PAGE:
But back on track, we need the Bernoulli likelihood function for the lower three rows of Figure 9.2.

```
<- function(theta, data) {
bernoulli_likelihood <- length(data)
n <- sum(data)
z
return(theta^z * (1 - theta)^(n - sum(data)))
}
```

Time to feed `theta`

and our data into the `bernoulli_likelihood()`

function, which will allow us to make the 2-dimensional density plot in the middle of Figure 9.2.

```
# define the data
<- 12
n <- 9
z
<- rep(0:1, times = c(n - z, z))
trial_data
# compute the likelihood
<-
d %>%
d mutate(likelihood = bernoulli_likelihood(theta = theta,
data = trial_data))
# plot
%>%
d ggplot(aes(x = theta, y = omega, fill = likelihood)) +
geom_2dd() +
labs(x = expression(theta),
y = expression(omega))
```

Note how this plot demonstrates how the likelihood is solely dependent on \(\theta\); it’s orthogonal to \(\omega\). This is the visual consequence of Kruschke’s Formula 9.6,

\[\begin{align*} p (\theta, \omega | y) & = \frac{p (y | \theta, \omega) \; p (\theta, \omega)}{p (y)} \\ & = \frac{p (y | \theta) \; p (\theta | \omega) \; p (\omega)}{p (y)}. \end{align*}\]

That is, in the second line of the equation, the probability of \(y\) was only conditional on \(\theta\). But the reason we call this a hierarchical model is because the probability of \(\theta\) itself is conditioned on \(\omega\). The prior itself had a prior.

From Formula 9.1, the posterior \(p(\theta, \omega | D)\) is proportional to \(p(D | \theta) \; p(\theta | \omega) \; p(\omega)\). Divide that by the normalizing constant and we’ll have it in a proper probability metric. Recall that we’ve already saved the results of \(p(\theta | \omega) \; p(\omega)\) in the `prior`

column. So we just need to multiply `prior`

by `likelihood`

and divide by their sum.

Our first depiction will be the middle panel of the second row from the bottom.

```
<-
d %>%
d mutate(posterior = (likelihood * prior) / sum(likelihood * prior))
%>%
d ggplot(aes(x = theta, y = omega, fill = posterior)) +
geom_2dd() +
labs(x = expression(theta),
y = expression(omega))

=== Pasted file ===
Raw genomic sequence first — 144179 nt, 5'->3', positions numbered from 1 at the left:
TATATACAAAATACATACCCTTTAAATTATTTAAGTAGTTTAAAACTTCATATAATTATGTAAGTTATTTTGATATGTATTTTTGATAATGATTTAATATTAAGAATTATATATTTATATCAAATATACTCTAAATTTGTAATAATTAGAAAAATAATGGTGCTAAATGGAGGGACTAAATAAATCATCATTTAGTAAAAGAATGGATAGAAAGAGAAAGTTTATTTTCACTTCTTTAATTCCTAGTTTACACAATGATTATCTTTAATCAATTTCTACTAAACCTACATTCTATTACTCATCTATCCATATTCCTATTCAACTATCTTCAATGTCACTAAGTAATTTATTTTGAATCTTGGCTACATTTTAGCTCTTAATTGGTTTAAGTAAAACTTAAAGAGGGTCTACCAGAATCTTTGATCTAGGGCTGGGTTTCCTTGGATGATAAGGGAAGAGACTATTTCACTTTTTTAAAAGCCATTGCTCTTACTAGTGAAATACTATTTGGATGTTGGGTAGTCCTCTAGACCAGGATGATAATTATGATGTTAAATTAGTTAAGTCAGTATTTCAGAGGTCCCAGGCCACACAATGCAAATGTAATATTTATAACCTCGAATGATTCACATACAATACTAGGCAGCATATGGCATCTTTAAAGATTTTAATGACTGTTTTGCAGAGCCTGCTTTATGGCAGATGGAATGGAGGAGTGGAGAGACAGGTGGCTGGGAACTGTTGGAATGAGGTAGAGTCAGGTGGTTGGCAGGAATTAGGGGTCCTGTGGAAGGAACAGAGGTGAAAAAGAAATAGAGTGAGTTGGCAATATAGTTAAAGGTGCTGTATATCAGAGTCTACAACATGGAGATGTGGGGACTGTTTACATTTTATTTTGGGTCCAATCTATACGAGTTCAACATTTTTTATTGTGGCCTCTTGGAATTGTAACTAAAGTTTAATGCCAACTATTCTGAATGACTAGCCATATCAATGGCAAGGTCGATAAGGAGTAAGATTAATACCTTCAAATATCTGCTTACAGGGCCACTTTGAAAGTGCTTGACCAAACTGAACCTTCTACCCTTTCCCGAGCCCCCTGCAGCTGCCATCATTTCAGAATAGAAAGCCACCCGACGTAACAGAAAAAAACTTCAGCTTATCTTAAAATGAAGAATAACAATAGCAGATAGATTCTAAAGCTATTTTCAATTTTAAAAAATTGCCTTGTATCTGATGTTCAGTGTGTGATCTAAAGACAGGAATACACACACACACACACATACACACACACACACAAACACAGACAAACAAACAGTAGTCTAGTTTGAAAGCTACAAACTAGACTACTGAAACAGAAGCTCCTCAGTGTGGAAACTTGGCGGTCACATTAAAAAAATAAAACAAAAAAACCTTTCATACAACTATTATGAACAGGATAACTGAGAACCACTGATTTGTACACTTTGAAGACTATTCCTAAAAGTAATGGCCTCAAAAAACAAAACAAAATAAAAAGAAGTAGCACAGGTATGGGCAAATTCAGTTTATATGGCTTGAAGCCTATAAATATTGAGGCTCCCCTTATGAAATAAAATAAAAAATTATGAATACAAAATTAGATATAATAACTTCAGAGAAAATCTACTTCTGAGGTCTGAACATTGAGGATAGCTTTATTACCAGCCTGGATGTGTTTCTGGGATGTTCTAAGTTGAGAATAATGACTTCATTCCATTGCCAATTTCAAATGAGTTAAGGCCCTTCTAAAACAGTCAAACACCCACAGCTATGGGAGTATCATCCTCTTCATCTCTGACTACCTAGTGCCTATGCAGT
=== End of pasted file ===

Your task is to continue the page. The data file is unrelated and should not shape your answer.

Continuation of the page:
```

Although the likelihood was orthogonal to \(\omega\), conditioning the prior for \(\theta\) on \(\omega\) resulted in a posterior that was conditioned on both \(\theta\) and \(\omega\).

Making the marginal plots for `posterior`

is much like when making them for `prior`

, above.

```
# for omega
%>%
d group_by(omega) %>%
summarise(posterior = sum(posterior)) %>%
ggplot(aes(x = omega, y = posterior)) +
geom_marginal(ul = 0.035) +
labs(x = expression(omega),
y = expression(Marginal~p(omega*"|"*D))) +
coord_flip()
```

```
# for theta
%>%
d group_by(theta) %>%
summarise(posterior = sum(posterior)) %>%
ggplot(aes(x = theta, y = posterior)) +
geom_marginal(ul = 0.035) +
labs(x = expression(theta),
y = expression(Marginal~p(theta*"|"*D))) +
coord_cartesian()
```

Note that after we slice with `filter()`

, the next two wrangling lines renormalize those posterior slices into probability metrics. That is, when we take a slice through the joint posterior at a particular value of \(\omega\), and renormalize by dividing the sum of discrete probability masses in that slice, we get the conditional distribution \(p(\theta | \omega, D)\).

```
%>%
d filter(omega %in% c(.25, .75)) %>%
group_by(omega) %>%
mutate(posterior = posterior / sum(posterior)) %>%
mutate(label = factor(str_c("omega==", omega),
levels = c("omega==0.75", "omega==0.25"))) %>%
ggplot(aes(x = theta, y = posterior)) +
geom_marginal(ul = 0.1) +
labs(x = expression(theta),
y = expression(p(theta*"|"*omega))) +
facet_wrap(~ label, ncol = 1, labeller = label_parsed, scales = "free")
```